Q.1. Define classification of data.
Ans. Classification of data is the process of organising the raw data into groups or classes to facilitate further statistical analysis.
Q.2. List the methods of classification of data.
Ans. The methods of classification of data are:
(i) Chronological classification
(ii) Geographical classification
(iii) Qualitative classification
(iv) Quantitative classification
Q.3. When is data said to be raw?
Ans. Data is said to be raw when it is not arranged in a systematic order.
Q.4. Give an example of geographical classification.
Ans. An example of geographical classification – Data related to the sugar production in various states of India.
Q.5. Give one point of difference between qualitative and quantitative classification.
Ans. In qualitative classification, data is classified on the basis of certain attributes; while in quantitative classification, data is classified in numerical terms.
Q.6. State one point of difference between chronological and spatial classification.
Ans. In chronological classification, data is classified in ascending or descending order with reference to time; while in spatial classification, data is classified according to geographical locations.
Q.7. What are the objectives of classification?
Ans. The following are the main objectives of classification:
(i) It makes data comparable.
(ii) It makes data more attractive and effective.
(iii) It presents the data into brief, simple and logical forms.
(iv) It enhances the utility of data as it brings similarity in the diverse set of data.
(v) It draws differences among the data.
Q.8. State the features of a good classification.
Ans. The following are the features of a good classification:
(i) Classification should be widespread so that the collected data can be grouped.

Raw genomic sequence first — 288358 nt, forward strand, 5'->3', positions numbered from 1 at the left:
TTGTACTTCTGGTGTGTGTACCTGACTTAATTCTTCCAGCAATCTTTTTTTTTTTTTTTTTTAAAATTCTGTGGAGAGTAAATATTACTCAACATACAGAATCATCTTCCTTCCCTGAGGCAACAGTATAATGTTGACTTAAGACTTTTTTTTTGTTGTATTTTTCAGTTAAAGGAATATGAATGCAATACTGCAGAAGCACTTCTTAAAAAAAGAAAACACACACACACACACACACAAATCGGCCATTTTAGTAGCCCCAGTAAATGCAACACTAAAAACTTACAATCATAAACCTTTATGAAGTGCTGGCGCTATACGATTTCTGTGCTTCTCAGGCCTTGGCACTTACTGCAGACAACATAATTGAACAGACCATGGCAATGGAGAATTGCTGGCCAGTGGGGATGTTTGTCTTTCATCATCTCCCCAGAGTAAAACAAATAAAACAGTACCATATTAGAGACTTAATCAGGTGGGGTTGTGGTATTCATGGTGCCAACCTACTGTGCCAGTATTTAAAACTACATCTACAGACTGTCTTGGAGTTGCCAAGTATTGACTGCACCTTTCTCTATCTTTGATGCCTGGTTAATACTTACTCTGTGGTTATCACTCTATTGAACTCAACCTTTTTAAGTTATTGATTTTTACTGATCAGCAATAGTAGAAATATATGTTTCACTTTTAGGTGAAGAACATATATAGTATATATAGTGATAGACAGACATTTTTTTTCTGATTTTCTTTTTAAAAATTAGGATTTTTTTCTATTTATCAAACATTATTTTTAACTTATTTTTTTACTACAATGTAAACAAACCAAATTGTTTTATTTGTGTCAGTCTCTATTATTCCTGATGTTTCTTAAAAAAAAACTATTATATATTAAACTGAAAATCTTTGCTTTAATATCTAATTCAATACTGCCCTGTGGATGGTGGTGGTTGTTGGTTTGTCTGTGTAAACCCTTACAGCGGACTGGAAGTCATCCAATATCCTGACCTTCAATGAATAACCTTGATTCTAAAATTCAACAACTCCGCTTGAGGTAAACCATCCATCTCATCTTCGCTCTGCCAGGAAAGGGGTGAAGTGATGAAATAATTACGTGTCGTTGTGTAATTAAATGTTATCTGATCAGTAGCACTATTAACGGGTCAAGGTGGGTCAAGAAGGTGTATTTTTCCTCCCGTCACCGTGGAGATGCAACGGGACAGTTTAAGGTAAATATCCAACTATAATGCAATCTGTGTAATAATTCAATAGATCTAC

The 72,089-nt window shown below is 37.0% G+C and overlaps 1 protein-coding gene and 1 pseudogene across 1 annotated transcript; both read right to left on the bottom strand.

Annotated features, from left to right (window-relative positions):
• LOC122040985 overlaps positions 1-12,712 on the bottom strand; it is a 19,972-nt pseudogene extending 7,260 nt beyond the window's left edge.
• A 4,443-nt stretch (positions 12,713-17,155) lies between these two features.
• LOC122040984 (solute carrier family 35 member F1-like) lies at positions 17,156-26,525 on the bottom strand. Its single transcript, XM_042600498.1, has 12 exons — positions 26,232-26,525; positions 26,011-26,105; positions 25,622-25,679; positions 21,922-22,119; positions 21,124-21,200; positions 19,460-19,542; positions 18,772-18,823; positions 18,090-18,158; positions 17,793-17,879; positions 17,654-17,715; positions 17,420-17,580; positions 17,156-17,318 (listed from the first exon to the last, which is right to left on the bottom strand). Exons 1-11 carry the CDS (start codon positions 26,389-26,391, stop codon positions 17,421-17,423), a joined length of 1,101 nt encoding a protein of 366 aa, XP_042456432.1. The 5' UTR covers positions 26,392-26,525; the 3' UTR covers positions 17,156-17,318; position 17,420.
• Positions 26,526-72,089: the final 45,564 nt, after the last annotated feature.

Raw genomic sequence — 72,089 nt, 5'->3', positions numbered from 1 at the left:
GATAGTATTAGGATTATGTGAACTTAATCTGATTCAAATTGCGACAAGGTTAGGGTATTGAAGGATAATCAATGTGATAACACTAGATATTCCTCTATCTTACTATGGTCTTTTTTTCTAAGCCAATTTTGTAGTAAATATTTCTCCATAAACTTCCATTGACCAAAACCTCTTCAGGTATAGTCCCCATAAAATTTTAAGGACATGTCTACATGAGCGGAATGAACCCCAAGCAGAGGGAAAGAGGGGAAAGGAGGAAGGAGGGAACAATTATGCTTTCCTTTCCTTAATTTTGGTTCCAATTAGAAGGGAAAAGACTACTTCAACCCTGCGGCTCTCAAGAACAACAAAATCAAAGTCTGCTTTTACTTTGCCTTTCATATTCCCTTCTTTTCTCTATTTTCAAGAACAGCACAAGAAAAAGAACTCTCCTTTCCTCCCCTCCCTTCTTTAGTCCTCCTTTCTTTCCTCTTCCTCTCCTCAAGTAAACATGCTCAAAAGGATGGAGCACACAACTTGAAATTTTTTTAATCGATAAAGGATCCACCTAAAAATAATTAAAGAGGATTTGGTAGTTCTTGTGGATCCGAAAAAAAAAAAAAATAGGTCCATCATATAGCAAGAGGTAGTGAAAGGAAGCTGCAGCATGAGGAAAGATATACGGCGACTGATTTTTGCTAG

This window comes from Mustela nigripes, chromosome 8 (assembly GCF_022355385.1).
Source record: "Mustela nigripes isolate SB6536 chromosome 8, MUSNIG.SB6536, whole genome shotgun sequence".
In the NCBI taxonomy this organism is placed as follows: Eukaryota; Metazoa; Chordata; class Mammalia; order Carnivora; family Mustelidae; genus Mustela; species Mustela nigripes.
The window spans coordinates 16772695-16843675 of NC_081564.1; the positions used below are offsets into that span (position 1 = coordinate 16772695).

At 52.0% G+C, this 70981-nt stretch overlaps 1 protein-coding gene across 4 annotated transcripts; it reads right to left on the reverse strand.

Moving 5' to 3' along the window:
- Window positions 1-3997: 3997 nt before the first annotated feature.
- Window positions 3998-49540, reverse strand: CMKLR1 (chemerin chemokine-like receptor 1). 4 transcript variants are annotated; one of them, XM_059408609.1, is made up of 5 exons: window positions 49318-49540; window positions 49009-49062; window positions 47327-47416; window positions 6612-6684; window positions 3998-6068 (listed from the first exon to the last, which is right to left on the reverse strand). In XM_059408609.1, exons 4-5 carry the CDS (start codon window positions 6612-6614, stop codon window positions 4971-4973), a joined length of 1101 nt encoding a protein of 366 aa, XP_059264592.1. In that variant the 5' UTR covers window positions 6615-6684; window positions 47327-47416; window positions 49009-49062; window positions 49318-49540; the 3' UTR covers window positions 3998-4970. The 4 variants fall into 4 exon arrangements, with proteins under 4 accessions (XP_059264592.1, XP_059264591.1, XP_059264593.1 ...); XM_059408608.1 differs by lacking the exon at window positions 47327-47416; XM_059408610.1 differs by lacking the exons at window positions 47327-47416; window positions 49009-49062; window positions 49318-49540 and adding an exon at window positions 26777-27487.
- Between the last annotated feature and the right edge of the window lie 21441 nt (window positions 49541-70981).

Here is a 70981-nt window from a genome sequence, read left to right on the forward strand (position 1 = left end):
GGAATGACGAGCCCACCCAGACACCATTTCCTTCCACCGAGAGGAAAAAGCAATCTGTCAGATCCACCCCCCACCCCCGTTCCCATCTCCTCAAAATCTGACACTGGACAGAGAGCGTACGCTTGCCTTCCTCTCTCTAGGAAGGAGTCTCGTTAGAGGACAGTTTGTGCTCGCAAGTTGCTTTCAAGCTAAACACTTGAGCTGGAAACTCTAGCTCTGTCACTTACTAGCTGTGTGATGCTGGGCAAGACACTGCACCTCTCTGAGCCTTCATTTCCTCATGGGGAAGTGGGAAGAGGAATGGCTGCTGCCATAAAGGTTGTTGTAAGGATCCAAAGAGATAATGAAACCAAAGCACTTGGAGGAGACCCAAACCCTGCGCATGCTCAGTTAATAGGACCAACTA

(ii) It should clearly indicate the group to which it belongs.
(iii) It must be homogeneous, i.e. in a group each item must be similar.
(iv) A good classification must be stable. It means that during the whole investigation, internal classification remains the same.
(v) A good classification is done as per the objective of investigation.
Q.9. What is a variable?
Ans. Variables are those facts which can be presented in numeric form and may assume more than one set of values.
Q.10. Define discrete variable.
Ans. A discrete variable can take only certain values. Its value changes only by finite ‘jumps’ from one value to another but does not take any intermediate value between them.
Q.11. What is a continuous variable?
Ans. A continuous variable can take any numerical value. Continuous variable may take integral values, fractional values and values that are not exact fractions.
Q.12. Give two examples each of a discrete and continuous variable.
Ans. Examples of a discrete variable: Number of members in family, results of rolling a dice, goals in a hockey match Examples of a continuous variable: Height, weight, temperature
Q.13. State some features of discrete variable.
Ans. The following are some features of discrete variable:
(i) A discrete variable can take only certain values.
(ii) Its value changes by finite “jumps”.
(iii) It does not take any intermediate value.
Q.14. When is frequency distribution with unequal classes more appropriate?
Ans. When the classes are to be formed in such a way that class marks coincide to a value around which the observations in a class tend to concentrate then it is more appropriate to use unequal class interval.
Q.15. Why is there no class mark in a discrete frequency distribution?
Ans. Frequency array is the classification of data related to discrete variables. A discrete variable takes only integral values, that is, it does not take any fractional value between two adjacent integral values. Thus, there are no classes in a frequency array. Absence of classes implies no class intervals. Since the classes are absent in a discrete frequency distribution, there is no class mark as well.